The US Navy's Middle East-based 5th Fleet said on Wednesday it will launch a new task force that incorporates airborne, sailing and underwater drones after years of maritime attacks linked to continuing tension with Iran.
However, they promised in the coming months that the drones would stretch their capabilities across a region of chokepoints crucial to both global energy supplies and worldwide shipping.
“We want to put more systems out in the maritime domain above, on and below the sea,” said Vice Admiral Brad Cooper, who leads the 5th Fleet. “We want more eyes on what’s happening out there.”
The 5th Fleet includes the crucial Strait of Hormuz, the narrow mouth of the Arabian Gulf through which 20 per cent of all oil passes. It also stretches as far as the Red Sea near the Suez Canal, the waterway in Egypt linking the Middle East to the Mediterranean, and the Bab Al Mandeb Strait off Yemen.
The systems being used by the 5th Fleet’s new Task Force 59 will include some of those involved in an April test led by the navy’s Pacific Fleet.
Drones used in that exercise included ultra-endurance aerial surveillance drones, surface ships Sea Hawk and Sea Hunter as well as smaller underwater drones that resemble torpedoes.
The 5th Fleet includes shallow water areas, salty waters and temperatures in the summertime that can go above 45°C. That can prove rough for crewed vessels, let alone those running remotely.
“I think that environment really suits us well to experiment and move faster,” Vice Admiral Cooper said. “And our belief is if the new systems can work here, they can probably work anywhere else and can scale them across other fleets.”
It also represents a region that has seen a series of at-sea attacks in recent years.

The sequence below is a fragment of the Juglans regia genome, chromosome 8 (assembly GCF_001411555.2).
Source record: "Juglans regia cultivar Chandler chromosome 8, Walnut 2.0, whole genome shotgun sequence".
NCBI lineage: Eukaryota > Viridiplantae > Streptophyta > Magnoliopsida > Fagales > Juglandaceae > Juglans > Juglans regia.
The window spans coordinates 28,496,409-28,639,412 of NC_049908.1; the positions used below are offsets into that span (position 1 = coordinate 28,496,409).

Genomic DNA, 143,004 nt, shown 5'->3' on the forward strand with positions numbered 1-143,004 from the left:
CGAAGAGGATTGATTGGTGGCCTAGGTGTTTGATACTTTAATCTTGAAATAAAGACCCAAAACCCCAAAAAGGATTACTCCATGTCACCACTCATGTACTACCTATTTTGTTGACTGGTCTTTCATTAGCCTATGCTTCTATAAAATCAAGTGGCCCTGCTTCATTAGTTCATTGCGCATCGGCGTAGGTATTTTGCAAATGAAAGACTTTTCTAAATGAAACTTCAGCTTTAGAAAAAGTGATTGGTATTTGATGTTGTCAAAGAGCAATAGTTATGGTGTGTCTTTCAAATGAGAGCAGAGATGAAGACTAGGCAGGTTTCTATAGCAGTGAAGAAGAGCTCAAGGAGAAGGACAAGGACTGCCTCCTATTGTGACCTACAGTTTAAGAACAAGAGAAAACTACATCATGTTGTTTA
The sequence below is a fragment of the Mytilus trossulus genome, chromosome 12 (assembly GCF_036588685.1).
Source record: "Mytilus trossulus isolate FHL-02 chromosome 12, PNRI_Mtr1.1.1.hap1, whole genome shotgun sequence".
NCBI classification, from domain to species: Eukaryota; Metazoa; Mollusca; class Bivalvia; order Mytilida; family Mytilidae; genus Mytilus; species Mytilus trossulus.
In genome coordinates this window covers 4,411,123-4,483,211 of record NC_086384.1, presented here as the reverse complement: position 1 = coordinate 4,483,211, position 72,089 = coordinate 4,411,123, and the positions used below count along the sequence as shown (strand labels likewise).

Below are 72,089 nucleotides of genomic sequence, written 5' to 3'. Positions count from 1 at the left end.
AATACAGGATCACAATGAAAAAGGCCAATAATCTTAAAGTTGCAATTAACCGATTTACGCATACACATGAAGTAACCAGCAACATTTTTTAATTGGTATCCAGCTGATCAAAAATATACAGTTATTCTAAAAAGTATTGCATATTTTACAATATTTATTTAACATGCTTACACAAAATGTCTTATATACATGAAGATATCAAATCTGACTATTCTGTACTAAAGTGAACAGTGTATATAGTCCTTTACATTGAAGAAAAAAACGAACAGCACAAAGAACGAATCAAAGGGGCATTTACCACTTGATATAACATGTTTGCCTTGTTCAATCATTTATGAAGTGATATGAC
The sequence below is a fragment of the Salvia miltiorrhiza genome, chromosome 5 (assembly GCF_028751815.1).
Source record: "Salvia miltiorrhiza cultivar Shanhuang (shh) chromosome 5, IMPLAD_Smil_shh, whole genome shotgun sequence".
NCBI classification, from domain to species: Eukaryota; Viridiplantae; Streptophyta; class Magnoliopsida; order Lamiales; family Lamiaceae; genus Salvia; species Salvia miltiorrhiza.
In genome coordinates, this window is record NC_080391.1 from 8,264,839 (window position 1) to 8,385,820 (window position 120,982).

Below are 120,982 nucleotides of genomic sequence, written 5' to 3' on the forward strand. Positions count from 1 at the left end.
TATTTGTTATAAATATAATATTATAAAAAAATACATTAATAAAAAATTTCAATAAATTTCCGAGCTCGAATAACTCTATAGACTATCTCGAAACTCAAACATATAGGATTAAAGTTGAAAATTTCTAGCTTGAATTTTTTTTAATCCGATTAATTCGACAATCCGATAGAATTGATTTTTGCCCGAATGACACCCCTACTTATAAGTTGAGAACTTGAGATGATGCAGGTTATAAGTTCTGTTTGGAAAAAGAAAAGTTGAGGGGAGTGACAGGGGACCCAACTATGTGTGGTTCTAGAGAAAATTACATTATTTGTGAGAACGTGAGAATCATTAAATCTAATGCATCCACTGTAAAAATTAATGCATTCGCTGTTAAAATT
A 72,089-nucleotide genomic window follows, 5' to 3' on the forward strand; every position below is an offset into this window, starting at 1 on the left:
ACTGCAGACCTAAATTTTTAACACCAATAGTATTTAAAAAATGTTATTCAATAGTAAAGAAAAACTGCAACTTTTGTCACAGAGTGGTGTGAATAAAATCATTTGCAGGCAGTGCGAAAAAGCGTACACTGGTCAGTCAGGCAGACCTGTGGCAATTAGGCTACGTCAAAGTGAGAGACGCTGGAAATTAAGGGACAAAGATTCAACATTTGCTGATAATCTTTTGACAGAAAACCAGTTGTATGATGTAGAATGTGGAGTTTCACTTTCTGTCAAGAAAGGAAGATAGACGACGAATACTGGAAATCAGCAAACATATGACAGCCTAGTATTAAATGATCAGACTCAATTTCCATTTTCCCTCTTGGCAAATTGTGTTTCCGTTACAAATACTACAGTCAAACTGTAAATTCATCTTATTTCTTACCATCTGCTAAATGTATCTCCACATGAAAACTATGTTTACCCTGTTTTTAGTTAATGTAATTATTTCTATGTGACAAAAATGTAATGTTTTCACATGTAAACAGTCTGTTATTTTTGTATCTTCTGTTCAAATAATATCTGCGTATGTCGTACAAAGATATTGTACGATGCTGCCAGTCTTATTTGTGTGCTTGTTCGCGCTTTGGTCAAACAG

Off Yemen, bomb-laden drone boats and mines set adrift by Yemen’s Houthi rebels have damaged vessels amid that country’s lengthy war.
Near the UAE and the Strait of Hormuz, oil tankers have been seized by Iranian forces.
Suspicious explosions have also hit vessels in the region, including tankers owned by western firms, ships tied to Israel and Iranian vessels.
These attacks have become part of a wider shadow war playing out across the region following then-president Donald Trump’s 2018 decision to unilaterally withdraw from Iran’s nuclear deal with world powers. Iran even shot down an American drone amid the tension.
While President Joe Biden has said he’s willing to re-enter the deal, negotiations in Vienna have stalled as Iran now has a new hard-line president.
That leaves open the possibility of further attacks by Iran — as well as by Israel, which has been suspected in attacks on Iranian shipping and sites linked to its nuclear programme.
Vice Admiral Cooper acknowledged the tension in his remarks to journalists on Wednesday, but declined to go into specifics.
“We’re very aware of Iran’s posture and we’ll be prepared to deal with that appropriately,” the vice admiral said. “I’m going to leave it at that.”
Iran’s mission to the UN did not immediately respond to a request for comment on the new US task force.
However, it operates its own drone fleet and has published video in the past of flyovers of American aircraft carriers in the region.
The US military has also said that fragments left following an attack in July off Oman that killed two people on an Israeli-linked ship corresponded to Iranian military drones.